Around 500 metres from the bunkers, a resting place – originally a house abandoned by a family – became a common ground for ‘volunteers’ and commandos to thrash out their strategy. From here, they would break into smaller groups of five to 10 to take on the “enemy” perched on the hills. “They have an advantage because they are firing from the hills, but we won’t give in,” said a ‘volunteer’ with an Insas rifle amid occasional bombing and regular staccato gunfire.
These ‘volunteers’ and commandos worked in tandem: firing mortars towards the hills or reinforcing each other at the frontline.
Meanwhile, a few of them returned to the resting place with its floor strewn with food packets, water bottles and juice packs. They ate in a jiffy, with flies hovering over thalis of leftover rice-rajma.
Those at rest were suddenly alerted by the buzz of a drone. A few dashed inside the house, another adjusted his binoculars to spot the flying object, and some took cover under trees.
At another resting camp, ‘volunteers’ and commandos using the kerb foliage ahead of a clearing set up a launcher and fired three mortars towards the hills.
‘Shifts for self defence’
‘Volunteers’ worked in shifts. Bicky Maisnam, armed with an SLR for “self defence”, returned after clocking nine hours and firing two bullets at the frontline. Asked how he learnt to fire gunshots, the fish farmer said: “In our village, youths were trained by a retired army man. I was trained for two days in handling arms.”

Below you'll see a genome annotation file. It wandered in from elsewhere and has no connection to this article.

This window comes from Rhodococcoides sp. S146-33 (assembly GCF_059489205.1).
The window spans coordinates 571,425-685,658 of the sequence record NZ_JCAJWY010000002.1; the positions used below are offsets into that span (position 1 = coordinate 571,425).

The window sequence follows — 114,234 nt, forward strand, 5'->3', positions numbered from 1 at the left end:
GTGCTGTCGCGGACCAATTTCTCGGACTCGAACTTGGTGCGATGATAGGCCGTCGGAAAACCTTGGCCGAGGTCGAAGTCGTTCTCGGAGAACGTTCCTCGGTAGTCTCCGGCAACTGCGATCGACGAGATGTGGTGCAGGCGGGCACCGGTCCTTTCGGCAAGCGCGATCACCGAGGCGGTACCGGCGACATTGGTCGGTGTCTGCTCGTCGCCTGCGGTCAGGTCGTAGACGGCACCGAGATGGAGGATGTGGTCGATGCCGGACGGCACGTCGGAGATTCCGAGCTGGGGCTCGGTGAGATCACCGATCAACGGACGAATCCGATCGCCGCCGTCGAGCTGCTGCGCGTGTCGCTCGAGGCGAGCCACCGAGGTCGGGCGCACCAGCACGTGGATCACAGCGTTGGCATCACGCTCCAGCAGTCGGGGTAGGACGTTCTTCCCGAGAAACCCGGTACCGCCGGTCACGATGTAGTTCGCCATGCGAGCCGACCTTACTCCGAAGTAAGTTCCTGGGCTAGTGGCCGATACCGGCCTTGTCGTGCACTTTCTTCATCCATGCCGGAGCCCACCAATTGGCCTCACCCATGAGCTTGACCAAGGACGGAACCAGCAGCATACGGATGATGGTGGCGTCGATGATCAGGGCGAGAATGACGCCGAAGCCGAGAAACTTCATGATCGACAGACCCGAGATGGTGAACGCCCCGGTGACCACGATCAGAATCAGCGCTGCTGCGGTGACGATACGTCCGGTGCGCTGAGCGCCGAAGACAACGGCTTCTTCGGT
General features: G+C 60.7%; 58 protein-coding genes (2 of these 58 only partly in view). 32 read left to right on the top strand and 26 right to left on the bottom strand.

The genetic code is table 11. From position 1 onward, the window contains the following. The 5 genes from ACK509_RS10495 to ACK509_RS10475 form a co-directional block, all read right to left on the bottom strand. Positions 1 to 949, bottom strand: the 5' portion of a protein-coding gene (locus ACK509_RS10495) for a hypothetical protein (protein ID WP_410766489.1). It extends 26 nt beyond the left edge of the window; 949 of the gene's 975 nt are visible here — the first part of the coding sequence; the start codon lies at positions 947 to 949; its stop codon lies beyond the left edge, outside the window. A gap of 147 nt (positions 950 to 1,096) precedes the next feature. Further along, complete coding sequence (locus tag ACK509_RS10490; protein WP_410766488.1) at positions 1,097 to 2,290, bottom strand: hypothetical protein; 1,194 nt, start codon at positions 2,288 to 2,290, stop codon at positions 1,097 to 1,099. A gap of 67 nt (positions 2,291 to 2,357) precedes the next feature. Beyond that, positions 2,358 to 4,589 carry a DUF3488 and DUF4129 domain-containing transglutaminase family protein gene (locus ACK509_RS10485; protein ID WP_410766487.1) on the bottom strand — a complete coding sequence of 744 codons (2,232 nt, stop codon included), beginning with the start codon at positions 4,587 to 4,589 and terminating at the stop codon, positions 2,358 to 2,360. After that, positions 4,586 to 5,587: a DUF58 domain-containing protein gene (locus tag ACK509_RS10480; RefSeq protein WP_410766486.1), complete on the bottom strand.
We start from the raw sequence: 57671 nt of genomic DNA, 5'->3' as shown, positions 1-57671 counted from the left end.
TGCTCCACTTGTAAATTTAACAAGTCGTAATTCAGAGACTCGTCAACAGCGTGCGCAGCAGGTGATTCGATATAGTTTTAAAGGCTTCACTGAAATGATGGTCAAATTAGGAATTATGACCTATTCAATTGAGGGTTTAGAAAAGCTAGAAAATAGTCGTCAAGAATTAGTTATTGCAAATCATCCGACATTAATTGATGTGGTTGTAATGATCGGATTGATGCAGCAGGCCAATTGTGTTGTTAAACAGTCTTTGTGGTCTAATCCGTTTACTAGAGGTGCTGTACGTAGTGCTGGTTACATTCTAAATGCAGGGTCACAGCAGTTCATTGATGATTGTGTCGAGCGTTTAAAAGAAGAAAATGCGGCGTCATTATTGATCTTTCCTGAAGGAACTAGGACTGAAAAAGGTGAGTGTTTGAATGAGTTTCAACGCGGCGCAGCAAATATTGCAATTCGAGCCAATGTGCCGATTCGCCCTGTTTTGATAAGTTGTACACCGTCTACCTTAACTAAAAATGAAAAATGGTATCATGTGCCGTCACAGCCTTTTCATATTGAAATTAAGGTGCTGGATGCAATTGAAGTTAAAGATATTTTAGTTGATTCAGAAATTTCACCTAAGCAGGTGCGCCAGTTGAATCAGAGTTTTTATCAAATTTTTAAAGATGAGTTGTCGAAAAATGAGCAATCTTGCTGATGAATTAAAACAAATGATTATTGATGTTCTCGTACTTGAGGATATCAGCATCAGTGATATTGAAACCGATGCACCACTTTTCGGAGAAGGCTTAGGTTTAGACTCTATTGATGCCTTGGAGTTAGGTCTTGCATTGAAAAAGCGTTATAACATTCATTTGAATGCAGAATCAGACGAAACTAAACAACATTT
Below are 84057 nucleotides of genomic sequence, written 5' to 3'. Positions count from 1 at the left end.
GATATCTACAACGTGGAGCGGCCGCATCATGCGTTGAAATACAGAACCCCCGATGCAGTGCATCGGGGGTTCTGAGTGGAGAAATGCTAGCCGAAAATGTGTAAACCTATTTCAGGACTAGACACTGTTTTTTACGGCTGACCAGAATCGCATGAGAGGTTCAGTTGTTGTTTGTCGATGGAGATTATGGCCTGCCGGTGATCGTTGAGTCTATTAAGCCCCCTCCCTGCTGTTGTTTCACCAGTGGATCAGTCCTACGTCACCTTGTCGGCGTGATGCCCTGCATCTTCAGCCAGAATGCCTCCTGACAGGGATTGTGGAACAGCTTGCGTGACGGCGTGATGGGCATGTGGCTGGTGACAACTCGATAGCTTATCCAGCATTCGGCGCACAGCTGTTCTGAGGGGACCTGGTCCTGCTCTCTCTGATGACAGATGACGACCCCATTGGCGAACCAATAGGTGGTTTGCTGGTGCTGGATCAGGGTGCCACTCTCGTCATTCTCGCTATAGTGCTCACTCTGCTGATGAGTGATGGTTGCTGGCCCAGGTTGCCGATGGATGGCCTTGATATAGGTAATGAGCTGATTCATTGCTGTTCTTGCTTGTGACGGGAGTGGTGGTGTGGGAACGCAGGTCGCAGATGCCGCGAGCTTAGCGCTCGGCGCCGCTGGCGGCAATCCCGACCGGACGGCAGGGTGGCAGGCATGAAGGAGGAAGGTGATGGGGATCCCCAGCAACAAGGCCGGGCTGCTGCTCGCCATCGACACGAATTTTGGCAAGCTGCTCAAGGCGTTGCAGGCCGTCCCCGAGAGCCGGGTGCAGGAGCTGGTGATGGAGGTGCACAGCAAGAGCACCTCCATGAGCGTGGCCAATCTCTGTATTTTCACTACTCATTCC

He did not express much hope in the state or central governments and remained silent when asked why. “If the firing continues, I will return,” he said, before leaving for his house in Moirang.
With no break in the gunfight, two trucks carrying 15 soldiers from the army arrived at the village. An army officer said they were not sure how to engage with both sides.
There is “worry” among ‘volunteers’ about higher costs of bullets and arms. “When the conflict started, every bullet would cost Rs 120-130. Now it’s gone up to Rs 200. If this continues, we may have to loot another police armoury,” said one of them.
‘Manipur is Kashmir, Modi silent’
As the day wore on, the roads were lined up with vehicles, armed civilians and commandos. At Terakhongsangbi village, Nawang Angom was agitated and blamed Home Minister Amit Shah. “I want to send this message to Amit Shah that he had told Parliament that not even an inch of India’s land would be occupied by another country. The situation in Manipur has stark resemblance to Kashmir’s, and the same [occupation of India’s territory] will happen here.”
Ranawati Devi, a Meira Paibi, was also in despair and criticised Prime Minister Narendra Modi. “What can we do? Neither the state nor the centre is looking at us. We are running here and there. Manipur is burning. They [state and centre] can do everything, but nothing has been done for us. Modiji is not saying anything.”
After the sunset, the fallout of the day-long war slowly unravelled. One Kuki was killed and another nine injured, claimed the Indigenous Tribal Leaders’ Forum. This number was confirmed by the Churachandpur district hospital. Local media subsequently reported that 10 Kuki persons were killed and five persons were injured, including a Kumaon regiment soldier, a Manipur police commando and three ‘village volunteers’.
Around 8 pm, seven vehicles of BSF were spotted scrambling towards the gunfight location. It’s not clear if their progress was hindered by civilian blockades.